Trade union mergers in Europe and North America have been going strong since the Second World. It is almost always a question of survival: mergers or absorptions are thought to help unions maintain or grow membership to sustain their financial base and increase bargaining power.
While in the past mergers occurred among unions in the same industry or occupation, more recently unions from different parts of the economy have merged to create super-unions, such as ver.di in Germany and UNITE in the UK.
Across the pond in the U.S. starting in the 1980s, five unions led the way in multi-jurisdictional mergers: the Service Employees’ Union, the Union Food and Commercial Workers, the Communications Workers of America, the International Brotherhood of Teamsters, and the United Steelworkers of America.
You could understand their logic: the trade union movement saw the decline of master agreements, which led to decentralized bargaining and greater administrative costs. There was a sudden decline in organizing and subsequent loss of union revenue. “Mergers came to be seen as a potentially cost-effective alternative to organizing as a means of sustaining membership levels,” writes Kim Moody (Centre for Research in Employment Studies, U Hertfordshire) in the British Journal of Industrial Relations. “With smaller unions looking for mergers to survive, jurisdiction became less important for both those willing to be absorbed and those seeking more members.”
Moody took a detailed look at multi-jurisdictional unionism in the U.S. In particular, he assessed the three major arguments in its favour: that it improves the union’s finances, that it increases organizing capacity, and that it boosts union bargaining power.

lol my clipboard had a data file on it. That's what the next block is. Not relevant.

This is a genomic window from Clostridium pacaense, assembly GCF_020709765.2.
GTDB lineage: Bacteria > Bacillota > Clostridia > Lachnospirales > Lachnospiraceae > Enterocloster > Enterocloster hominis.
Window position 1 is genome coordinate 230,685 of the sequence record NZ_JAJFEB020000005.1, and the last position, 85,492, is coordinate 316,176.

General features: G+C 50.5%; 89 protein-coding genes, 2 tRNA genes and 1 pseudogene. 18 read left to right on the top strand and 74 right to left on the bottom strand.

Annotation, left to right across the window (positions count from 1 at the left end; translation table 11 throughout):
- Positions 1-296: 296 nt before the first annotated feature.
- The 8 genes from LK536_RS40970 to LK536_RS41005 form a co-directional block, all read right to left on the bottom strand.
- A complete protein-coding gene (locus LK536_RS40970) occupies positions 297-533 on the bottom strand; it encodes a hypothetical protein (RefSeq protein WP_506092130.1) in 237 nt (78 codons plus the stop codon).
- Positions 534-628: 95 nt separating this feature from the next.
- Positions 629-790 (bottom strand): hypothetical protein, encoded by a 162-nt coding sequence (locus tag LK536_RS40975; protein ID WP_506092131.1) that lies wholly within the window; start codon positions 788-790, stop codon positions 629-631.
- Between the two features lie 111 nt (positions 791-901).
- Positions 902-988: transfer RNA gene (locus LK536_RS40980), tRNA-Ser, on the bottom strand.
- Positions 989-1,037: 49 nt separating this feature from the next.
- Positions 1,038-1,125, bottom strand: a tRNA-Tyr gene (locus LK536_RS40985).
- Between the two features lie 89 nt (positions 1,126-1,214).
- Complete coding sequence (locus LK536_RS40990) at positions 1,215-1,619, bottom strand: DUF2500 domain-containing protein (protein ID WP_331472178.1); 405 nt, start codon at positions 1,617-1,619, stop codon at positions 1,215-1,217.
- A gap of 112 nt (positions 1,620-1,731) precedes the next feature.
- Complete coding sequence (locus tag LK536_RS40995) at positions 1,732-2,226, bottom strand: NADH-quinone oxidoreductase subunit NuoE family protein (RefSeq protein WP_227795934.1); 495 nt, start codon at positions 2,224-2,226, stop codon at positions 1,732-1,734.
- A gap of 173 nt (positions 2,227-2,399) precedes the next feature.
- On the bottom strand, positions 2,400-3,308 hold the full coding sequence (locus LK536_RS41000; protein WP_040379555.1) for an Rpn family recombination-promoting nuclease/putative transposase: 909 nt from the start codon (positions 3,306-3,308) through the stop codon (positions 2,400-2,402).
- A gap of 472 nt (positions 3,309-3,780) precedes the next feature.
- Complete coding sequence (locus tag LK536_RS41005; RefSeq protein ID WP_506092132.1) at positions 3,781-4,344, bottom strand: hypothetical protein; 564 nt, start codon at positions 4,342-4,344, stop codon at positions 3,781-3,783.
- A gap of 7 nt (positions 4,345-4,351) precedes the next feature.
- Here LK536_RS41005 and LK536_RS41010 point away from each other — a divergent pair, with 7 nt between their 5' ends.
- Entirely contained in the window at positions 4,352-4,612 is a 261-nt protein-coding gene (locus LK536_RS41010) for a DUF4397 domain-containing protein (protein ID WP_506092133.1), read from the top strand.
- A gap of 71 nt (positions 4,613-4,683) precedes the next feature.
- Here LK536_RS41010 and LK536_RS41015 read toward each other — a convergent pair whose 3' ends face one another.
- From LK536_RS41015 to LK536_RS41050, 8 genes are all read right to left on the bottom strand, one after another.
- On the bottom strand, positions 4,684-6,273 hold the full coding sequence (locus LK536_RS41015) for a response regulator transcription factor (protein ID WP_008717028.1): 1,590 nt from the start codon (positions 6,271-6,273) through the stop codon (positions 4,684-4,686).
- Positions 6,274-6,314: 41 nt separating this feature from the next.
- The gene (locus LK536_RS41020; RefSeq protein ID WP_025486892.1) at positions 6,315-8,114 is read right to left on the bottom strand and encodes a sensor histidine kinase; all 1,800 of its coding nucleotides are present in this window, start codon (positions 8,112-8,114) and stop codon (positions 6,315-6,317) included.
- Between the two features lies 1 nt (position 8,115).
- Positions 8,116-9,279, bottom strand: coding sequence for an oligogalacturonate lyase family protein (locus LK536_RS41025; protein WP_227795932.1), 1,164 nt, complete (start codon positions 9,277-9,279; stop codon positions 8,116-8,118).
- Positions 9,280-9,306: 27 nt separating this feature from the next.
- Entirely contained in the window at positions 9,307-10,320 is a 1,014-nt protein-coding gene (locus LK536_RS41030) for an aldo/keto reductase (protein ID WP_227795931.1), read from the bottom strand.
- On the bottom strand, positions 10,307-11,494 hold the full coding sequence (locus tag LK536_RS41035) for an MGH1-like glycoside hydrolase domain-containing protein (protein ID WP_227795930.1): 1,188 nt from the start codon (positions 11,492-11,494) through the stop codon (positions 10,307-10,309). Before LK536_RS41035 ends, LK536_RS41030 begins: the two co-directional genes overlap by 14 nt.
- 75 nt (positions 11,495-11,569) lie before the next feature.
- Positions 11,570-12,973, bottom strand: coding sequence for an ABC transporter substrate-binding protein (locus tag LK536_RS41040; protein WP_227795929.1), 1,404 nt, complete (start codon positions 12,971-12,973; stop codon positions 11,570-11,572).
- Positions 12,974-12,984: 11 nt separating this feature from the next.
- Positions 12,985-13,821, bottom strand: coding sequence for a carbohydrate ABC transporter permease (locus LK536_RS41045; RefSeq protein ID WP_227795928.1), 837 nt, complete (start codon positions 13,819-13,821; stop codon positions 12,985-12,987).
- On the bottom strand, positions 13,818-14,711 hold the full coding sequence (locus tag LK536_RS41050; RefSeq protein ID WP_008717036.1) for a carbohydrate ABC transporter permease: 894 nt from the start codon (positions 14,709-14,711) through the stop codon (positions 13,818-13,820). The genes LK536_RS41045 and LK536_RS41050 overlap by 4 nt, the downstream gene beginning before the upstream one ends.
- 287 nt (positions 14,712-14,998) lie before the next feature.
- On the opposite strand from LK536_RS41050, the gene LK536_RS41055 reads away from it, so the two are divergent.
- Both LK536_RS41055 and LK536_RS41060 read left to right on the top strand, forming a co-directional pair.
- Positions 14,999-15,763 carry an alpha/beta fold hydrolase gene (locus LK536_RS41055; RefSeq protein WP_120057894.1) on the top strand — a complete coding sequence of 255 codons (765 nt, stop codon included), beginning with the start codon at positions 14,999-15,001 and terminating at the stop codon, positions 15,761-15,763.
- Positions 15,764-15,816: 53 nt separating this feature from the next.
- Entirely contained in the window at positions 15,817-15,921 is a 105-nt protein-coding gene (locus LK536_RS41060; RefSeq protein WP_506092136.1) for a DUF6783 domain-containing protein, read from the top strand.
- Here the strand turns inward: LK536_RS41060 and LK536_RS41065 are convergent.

Moody’s conclusion: Conglomerate unions “do not achieve notable improvements in these three areas, nor do they perform better than other large unions that have engaged in fewer mergers over time. All that can be said is that mergers may prevent even worse performance outcomes, hardly what the advocates of conglomerate mergers claim.”
Are multi-jurisdictional unions in better financial shape? One measure is the degree to which the membership itself finances the union through dues and fees. All the unions studied by Moody rely heavily on income from investments and the sales of assets to cover total costs. As well, bigger unions mean ballooning staff and administrative costs.
Do union mergers lead to increased organizing? “While greater resources could increase organizing capacity,” Moody writes, “a good deal of these resources appear to go on staff and administrative costs as the number of sectors and agreements proliferate.”
Do these unions have greater bargaining power? The reality is that strikes are more infrequent, real weekly wages have declined, and benefits won in earlier times have been rolled back. “As measured by the outcomes of wage agreements in the major jurisdictions of these unions,” writes Moody, “there is no evidence of improved or above average performance. In fact, many of these agreements fall short of the average increases for unionized workers generally and in their major economic sectors.”
“The Direction of Union Mergers in the United States: The Rise of Conglomerate Unionism,” by Kim Moody; British Journal of Industrial Relations (47:4 December 2009 0007-1080 pp. 676-700)